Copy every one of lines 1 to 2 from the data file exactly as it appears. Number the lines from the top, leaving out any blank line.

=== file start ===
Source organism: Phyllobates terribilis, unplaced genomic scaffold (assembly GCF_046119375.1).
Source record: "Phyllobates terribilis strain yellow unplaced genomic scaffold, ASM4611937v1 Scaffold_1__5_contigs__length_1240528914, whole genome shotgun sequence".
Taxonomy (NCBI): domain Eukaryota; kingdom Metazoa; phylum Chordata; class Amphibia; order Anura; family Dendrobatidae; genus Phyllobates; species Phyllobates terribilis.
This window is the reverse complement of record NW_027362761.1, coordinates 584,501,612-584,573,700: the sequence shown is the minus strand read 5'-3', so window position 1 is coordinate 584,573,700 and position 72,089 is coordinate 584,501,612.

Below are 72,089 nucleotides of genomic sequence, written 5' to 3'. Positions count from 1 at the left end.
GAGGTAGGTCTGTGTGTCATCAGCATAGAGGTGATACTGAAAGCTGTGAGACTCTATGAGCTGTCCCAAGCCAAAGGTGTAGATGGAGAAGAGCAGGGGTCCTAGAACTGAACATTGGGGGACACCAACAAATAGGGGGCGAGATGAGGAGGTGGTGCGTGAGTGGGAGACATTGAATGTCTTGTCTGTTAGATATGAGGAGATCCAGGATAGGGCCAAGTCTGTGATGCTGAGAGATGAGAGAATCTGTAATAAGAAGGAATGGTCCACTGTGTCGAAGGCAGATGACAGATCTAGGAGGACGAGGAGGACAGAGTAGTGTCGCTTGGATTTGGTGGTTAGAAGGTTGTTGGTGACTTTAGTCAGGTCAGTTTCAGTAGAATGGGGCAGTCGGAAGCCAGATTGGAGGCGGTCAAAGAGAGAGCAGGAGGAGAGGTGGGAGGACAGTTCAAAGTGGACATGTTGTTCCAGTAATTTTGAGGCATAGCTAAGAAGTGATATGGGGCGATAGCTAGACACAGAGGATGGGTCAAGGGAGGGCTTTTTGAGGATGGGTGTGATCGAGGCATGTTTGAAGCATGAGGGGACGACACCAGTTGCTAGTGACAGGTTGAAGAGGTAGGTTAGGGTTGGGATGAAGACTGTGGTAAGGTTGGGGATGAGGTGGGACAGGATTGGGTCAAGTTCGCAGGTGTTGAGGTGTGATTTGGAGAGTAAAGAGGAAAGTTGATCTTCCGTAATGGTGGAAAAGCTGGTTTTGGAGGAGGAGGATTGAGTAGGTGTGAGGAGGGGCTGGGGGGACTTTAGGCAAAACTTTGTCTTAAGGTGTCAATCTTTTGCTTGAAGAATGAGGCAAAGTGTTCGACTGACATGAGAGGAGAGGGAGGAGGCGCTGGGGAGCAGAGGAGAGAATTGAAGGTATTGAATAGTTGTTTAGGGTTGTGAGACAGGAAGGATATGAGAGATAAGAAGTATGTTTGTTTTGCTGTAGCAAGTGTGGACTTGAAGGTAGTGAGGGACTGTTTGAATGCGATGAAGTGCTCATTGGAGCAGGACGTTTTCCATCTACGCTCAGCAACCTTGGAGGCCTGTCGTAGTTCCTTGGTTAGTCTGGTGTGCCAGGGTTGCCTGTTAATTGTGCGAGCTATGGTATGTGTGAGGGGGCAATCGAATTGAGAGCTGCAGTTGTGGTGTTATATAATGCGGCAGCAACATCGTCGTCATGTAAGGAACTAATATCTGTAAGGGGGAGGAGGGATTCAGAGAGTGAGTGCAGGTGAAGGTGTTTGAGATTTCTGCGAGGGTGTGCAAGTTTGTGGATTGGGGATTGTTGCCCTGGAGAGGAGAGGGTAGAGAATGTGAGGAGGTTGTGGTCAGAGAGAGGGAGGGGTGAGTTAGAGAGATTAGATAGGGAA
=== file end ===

Source organism: Phyllobates terribilis, unplaced genomic scaffold (assembly GCF_046119375.1).
Source record: "Phyllobates terribilis strain yellow unplaced genomic scaffold, ASM4611937v1 Scaffold_1__5_contigs__length_1240528914, whole genome shotgun sequence".